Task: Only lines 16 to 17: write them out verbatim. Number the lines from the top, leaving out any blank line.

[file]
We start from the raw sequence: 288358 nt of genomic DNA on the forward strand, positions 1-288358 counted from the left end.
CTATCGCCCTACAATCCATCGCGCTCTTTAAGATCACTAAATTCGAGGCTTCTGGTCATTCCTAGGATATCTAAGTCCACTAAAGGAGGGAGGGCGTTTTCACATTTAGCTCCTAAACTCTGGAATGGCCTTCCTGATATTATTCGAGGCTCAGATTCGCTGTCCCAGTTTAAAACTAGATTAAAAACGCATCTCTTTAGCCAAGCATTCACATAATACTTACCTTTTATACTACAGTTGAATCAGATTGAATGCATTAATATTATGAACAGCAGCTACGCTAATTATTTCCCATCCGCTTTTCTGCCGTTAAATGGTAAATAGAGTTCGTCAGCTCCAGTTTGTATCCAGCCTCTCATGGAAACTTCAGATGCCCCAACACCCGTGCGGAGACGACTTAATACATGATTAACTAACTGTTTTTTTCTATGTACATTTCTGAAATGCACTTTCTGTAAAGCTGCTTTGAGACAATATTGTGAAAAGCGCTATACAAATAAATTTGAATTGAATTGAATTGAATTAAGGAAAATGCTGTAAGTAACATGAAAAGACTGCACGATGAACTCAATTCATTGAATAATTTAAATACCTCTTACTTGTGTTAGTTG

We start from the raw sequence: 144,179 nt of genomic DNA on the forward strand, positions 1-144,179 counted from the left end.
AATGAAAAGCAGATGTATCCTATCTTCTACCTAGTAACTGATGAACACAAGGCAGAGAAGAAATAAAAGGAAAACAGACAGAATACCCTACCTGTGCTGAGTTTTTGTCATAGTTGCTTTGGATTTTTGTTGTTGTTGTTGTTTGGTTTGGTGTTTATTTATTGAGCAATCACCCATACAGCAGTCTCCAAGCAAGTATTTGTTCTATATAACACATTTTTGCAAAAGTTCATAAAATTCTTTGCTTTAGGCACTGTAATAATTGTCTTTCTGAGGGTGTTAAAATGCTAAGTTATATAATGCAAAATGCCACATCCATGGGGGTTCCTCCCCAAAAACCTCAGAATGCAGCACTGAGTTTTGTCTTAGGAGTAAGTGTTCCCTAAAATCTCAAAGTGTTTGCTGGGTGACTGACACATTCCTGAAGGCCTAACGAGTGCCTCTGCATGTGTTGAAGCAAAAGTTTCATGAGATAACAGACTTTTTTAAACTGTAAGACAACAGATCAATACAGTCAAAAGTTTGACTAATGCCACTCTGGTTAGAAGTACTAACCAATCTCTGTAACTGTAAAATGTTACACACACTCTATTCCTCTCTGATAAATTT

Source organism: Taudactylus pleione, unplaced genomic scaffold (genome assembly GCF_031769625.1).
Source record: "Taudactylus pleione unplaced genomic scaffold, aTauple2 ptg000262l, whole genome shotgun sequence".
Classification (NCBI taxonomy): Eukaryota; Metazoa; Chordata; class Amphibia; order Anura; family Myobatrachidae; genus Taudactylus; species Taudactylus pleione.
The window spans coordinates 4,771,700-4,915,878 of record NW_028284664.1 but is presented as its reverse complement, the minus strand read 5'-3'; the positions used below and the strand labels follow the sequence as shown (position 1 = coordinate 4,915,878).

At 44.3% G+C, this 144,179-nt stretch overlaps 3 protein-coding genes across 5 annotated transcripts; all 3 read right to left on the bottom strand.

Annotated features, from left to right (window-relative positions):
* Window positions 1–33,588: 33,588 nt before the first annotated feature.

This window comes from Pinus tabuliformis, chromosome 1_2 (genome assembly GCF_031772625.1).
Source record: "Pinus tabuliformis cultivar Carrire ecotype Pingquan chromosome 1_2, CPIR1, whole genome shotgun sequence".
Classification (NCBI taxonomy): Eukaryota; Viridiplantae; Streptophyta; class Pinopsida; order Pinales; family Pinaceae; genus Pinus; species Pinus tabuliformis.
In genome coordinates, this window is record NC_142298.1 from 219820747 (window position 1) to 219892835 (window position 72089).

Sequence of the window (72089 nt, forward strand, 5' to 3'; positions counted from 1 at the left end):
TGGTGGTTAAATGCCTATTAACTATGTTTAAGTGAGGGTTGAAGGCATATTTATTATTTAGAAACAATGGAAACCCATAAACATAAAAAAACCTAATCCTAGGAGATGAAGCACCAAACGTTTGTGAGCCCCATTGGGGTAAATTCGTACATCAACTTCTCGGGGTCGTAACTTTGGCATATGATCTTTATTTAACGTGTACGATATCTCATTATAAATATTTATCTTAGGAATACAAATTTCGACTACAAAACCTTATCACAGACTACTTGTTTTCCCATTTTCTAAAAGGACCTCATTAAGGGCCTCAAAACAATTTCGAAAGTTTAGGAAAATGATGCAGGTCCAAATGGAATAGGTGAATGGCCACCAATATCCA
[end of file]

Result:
Sequence of the window (72089 nt, forward strand, 5' to 3'; positions counted from 1 at the left end):
TGGTGGTTAAATGCCTATTAACTATGTTTAAGTGAGGGTTGAAGGCATATTTATTATTTAGAAACAATGGAAACCCATAAACATAAAAAAACCTAATCCTAGGAGATGAAGCACCAAACGTTTGTGAGCCCCATTGGGGTAAATTCGTACATCAACTTCTCGGGGTCGTAACTTTGGCATATGATCTTTATTTAACGTGTACGATATCTCATTATAAATATTTATCTTAGGAATACAAATTTCGACTACAAAACCTTATCACAGACTACTTGTTTTCCCATTTTCTAAAAGGACCTCATTAAGGGCCTCAAAACAATTTCGAAAGTTTAGGAAAATGATGCAGGTCCAAATGGAATAGGTGAATGGCCACCAATATCCA